#Rechargewithtedxtum

Across the social media spectrum, you’ve been asked to adapt. You’ve been told to hold on. You’ve swerved your way of life in service of the greater good.

Right now, we’re giving you the green light to do something a little different: take it easy. Go ahead; hit the pause button on life and enjoy something utterly inconsequential. 

Here, we bring you a few talks from the TEDx Universe that have been hand-picked to inspire, to educate, but most of all: to bring pure delight. If you’re tired, now is the time to rest—just sit back and enjoy a happy moment.

Are you ready to #rechargewithtedxtum?

Simone Giertz – Why you should make useless things

You don’t have to be Picasso or Da Vinci to get your creative juices flowing! Creativity comes in different shapes and sizes. When was the last time you created something new?

Don’t hesitate! Get inspired by Simone Giertz and her take on ‘Why you should make useless things’.

You don’t have to be Picasso or Da Vinci to get your creative juices flowing! Creativity comes in different shapes and sizes. When was the last time you created something new?

Don’t hesitate! Get inspired by Simone Giertz and her take on ‘Why you should make useless things’.

You can’t wait for inspiration. You have to go after it with a club.
– Jack London

Not every idea needs to be groundbreaking, but sometimes there are small aha moments which can change the world.

When was the last time you indulged in your latest streak of inspiration and created something new?

Harry Baker – How learning German taught me a link between math and poetry

Do you sometimes feel like your performance anxiety stands in a way of mastering a new language? 

In his TEDxVienna talk, comedian, poet and mathematician Harry Baker turns around our common views on language learning. He tells how his experience of living in Germany opened  him up to a link between math, poetry and linguistics.

Get inspired by Harry’s story to find your own playful way to language learning!

“I realized that once you put the work in, you can get comfortable enough with something, and be willing to take risks, but also have fun with it. That’s when you can really start to put yourself out there.”
– Harry Baker

Everything’s connected. Harry Baker’s talk has depicted a junction of linguistics, math and poetry. Here are some exciting examples of stories that combine things that seem incompatible at first, but yet beautifully align with each other.

Lingo Gaston Dorren

It’s an extraordinary piece of work that depicts Europe’s history seen through the peculiarities of its languages and dialects.

3Blue1Brown

Science can be poetic too! This YouTube channel is a great place to gain visual intuitive understanding of complicated mathematical concepts.

Surely You're Jokin, Mr. Feynman!

“Nearly everything is really interesting if you go into it deeply enough». This story of a man who was driven by curiosity, leading an eccentric life full of incompatible hobbies.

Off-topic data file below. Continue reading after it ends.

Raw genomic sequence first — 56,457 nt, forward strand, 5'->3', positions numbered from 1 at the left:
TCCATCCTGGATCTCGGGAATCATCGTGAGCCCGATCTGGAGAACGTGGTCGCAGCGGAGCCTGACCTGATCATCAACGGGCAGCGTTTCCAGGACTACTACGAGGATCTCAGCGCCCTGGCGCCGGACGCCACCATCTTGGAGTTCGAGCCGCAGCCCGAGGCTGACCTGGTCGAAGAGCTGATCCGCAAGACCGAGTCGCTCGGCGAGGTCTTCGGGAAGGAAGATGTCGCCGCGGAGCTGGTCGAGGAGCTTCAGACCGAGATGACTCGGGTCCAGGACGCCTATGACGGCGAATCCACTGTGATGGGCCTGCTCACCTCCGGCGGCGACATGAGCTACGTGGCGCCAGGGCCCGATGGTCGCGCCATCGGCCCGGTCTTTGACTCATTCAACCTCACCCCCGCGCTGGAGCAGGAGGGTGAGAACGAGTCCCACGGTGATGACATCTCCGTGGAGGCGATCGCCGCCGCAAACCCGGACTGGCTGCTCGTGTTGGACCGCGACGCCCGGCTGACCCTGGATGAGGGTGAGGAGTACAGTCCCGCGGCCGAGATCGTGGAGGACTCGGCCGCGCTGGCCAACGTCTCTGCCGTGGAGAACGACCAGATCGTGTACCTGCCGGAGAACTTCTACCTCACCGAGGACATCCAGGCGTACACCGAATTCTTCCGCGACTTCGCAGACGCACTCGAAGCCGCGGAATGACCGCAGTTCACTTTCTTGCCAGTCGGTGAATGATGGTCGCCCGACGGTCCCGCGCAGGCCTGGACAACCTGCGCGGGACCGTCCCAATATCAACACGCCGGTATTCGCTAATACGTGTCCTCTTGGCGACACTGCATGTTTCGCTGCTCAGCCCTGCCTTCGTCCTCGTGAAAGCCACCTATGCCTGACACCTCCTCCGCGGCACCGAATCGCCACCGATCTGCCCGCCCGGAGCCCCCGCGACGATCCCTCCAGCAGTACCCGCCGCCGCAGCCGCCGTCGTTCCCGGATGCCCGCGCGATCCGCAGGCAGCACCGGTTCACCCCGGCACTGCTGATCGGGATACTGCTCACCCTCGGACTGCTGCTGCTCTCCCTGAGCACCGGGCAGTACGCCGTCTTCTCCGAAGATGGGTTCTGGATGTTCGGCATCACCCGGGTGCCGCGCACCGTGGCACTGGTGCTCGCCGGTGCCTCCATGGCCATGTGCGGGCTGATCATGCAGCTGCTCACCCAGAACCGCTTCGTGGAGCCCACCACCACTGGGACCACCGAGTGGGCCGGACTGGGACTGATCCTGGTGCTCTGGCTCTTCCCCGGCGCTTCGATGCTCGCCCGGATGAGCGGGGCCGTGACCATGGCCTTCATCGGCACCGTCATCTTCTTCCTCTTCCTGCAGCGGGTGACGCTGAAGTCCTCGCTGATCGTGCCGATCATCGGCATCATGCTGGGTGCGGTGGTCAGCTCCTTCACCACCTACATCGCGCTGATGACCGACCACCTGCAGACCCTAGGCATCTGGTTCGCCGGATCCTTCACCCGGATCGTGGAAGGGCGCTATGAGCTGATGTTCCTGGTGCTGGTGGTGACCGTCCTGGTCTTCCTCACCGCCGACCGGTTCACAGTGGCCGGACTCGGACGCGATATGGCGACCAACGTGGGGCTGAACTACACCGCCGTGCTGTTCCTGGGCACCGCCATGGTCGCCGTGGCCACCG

Mark Ronson – How sampling transformed music

What if you could express your feelings without words, independent of language? For many, music allows just that and modern technology such as sampling makes it easier than ever!

Sampling is more than that though – as Mark Ronson points out, artists sample music because they heard something that they want to become a part of.

In his talk, he takes us on a journey through time to experience how tunes like “La di da di” made it into modern music and the ears of its listeners over and over again.

And we get to experience what a DJ can do with the TED theme and TED talks by sampling them into an entirely new piece

“We take the things that we love and we build on them. That’s just how it goes”
– Mark Ronson

Have you always wanted to create music of your own?

Sampling makes it easier than ever to get started and to get inspired.

See some of our attempts to make some music using sampling

Ann Morgan – My year reading a book from every country in the world

You can tell a lot about a person by looking at their bookshelves.

Ann Morgan’s bookshelves tell not only the story of her reading one book from every country in the world in one year, but they also tell a story of connection. The books we have hold the power to bridge us across borders and show us the richness, diversity, and complexity our world has to offer.

In her TED talk, she shares the amazing stories she experienced during her year of reading one book from every country in the world.

“The books I read that year opened my eyes to many things. As those who enjoy reading will know, books ahve an extraordinary power to take you out of yourself and into someone else’s mindset, so that, for a while at least, you look at the world through different eyes”
– Ann Morgan

Here are some highlights from Ann Morgan’s list of books. To find more inspiration, have a look at her blog: https://ayearofreadingtheworld.com/ 

Juan David Morgan - The Golden Horse

The writer from Panama sent Ann Morgan an unpublished translation of his novel

Olinda Beja - A casa do pastor

The book from the Portugese speaking African island was translated by nine volunteers

Danderma - The Chronicles of Dathra, a Dowdy Girl from Kuwait

“Kuwait’s answer to Bridget Jones” – Ann Morgan

Clemens Meyer - All the Lights

From a list of recommendations – including 4 Nobel prize winners – Ann Morgan picked this book for Germany

Do you like reading? Do you enjoy discovering stories from new countries?

But how easy is it to find a translation of a book? How much do we read? And how healthy is reading actually?

Sources (Check for more interesting statistics):

https://bookriot.com/book-and-reading-statistics

https://www.altalang.com/beyond-words/why-are-so-few-translated-books-published-in-america/